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Zika Virus Vaccine Looks Promising To Prevent Mother-to-Fetus Transmission

In 2015 and 2016, the Zika virus outbreak in South America surprised the global community. In pregnant women, the virus led to a high rate of fetal abnormalities, collectively called congenital Zika syndrome. Babies suffered from such birth defects as microcephaly, which is characterized by a small head and an incompletely developed brain. Although the peak of the outbreak has passed, the risk of another outbreak remains because transmission occurs primarily via infected mosquitos.

Promising One-Dose Rapid Treatment for Newborns to Prevent Lifelong Infection with HIV

Newborns can be exposed to HIV—the virus that causes AIDS—during gestation, birth, or breastfeeding. In general, babies born to mothers who test positive for HIV are screened and tested. If found positive, the babies will receive the standard of care: antiretroviral therapy (ART) treatment. Because no cure currently exists for HIV, these babies will receive treatments for the rest of their lives to keep the virus suppressed (i.e.,below detectable levels).

K01 Awardee Studies Innovative Approaches to Induce Protective Immunity Against HIV

Dr. Mauricio Martins has long been fascinated by the complexity of human immunodeficiency virus (HIV) and its relevance to public health. “The virus…is able to overcome the most sophisticated defenses in the immune system,” Dr. Martins explained. As an immunologist, he is interested in developing new ways to harness the immune system to eliminate HIV.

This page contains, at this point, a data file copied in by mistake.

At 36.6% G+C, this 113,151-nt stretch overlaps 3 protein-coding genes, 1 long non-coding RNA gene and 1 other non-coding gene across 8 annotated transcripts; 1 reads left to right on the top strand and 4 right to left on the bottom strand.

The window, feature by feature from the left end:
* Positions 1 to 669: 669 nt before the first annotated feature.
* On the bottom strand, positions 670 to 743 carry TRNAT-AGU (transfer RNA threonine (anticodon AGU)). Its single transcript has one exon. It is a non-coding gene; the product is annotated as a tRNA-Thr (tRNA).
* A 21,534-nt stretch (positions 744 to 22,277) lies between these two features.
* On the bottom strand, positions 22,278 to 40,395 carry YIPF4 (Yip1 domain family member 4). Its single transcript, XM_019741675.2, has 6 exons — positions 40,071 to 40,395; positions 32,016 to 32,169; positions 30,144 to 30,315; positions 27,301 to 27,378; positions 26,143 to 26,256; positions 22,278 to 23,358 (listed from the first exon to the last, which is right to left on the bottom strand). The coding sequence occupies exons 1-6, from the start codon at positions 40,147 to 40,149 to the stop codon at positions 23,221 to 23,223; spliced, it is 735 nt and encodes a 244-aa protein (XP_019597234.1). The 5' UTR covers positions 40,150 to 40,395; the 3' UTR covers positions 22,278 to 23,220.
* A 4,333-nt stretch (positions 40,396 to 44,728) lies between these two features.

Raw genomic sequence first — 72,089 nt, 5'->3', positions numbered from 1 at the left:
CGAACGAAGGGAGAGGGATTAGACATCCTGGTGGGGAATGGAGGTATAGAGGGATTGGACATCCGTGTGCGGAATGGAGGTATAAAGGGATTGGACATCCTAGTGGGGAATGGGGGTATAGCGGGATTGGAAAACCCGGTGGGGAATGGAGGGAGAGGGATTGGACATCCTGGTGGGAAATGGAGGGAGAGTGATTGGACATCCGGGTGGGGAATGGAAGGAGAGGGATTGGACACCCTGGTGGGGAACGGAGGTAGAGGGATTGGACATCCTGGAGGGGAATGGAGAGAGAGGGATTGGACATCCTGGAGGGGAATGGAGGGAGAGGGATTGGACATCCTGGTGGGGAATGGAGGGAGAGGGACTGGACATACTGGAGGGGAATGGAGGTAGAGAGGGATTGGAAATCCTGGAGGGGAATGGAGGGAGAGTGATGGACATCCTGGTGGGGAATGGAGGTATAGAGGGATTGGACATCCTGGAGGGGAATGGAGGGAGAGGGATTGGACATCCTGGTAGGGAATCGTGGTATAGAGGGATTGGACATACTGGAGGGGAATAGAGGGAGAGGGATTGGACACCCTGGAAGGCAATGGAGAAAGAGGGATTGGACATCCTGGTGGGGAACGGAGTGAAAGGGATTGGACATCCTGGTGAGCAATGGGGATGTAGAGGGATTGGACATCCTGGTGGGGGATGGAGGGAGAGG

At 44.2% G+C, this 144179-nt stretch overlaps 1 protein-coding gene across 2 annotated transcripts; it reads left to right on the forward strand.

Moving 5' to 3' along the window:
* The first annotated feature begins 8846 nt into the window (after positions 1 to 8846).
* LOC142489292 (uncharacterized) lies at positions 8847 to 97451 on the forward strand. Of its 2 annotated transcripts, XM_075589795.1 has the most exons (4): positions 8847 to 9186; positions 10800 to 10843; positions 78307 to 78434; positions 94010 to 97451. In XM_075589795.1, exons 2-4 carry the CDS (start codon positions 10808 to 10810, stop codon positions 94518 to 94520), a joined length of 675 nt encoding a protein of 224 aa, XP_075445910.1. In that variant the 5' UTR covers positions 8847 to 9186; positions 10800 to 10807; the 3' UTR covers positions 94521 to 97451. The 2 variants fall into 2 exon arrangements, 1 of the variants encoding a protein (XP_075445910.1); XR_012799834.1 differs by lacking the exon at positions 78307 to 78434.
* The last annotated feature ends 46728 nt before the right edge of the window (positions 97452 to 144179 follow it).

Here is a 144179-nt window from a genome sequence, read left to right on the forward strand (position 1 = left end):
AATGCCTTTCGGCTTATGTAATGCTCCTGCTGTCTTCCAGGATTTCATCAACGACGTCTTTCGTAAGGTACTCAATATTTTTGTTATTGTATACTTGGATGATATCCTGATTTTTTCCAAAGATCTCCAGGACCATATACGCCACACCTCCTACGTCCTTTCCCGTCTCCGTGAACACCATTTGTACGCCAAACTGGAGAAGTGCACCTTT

Collaborative Data Sharing of Non-Human Primate (NHP) Research Reveals Increased Fetal Loss During Zika Virus (ZIKV) Infection

The National Primate Research Centers (NPRCs)1 Consortium is a collaboration among  the California (CNPRC), Oregon (ONPRC), Southwest (SNPRC), Tulane (TNPRC), Washington (WaNPRC), Wisconsin (WNPRC), and Emory (ENPRC) National Primate Research Centers. Funded by the Office of Research Infrastructure Programs (ORIP) of the National Institutes of Health (NIH), the Consortium’s mission is to improve global health through biomedical research with NHPs.

Reshaping One of Nature’s Most Complex Defense Mechanisms to Help Fight Diseases

Biomedical research with nonhuman primates (NHPs) has resulted in several notable medical breakthroughs.1–5 NHP research has been essential to our understanding of how the human body responds to infectious and noninfectious diseases and organ transplantation, and to finding therapies for certain cancers and AIDS. NHP biomedical research is made more translatable to human disease using NHP-related laboratory reagents for the characterization and modulation of disease-causing processes.

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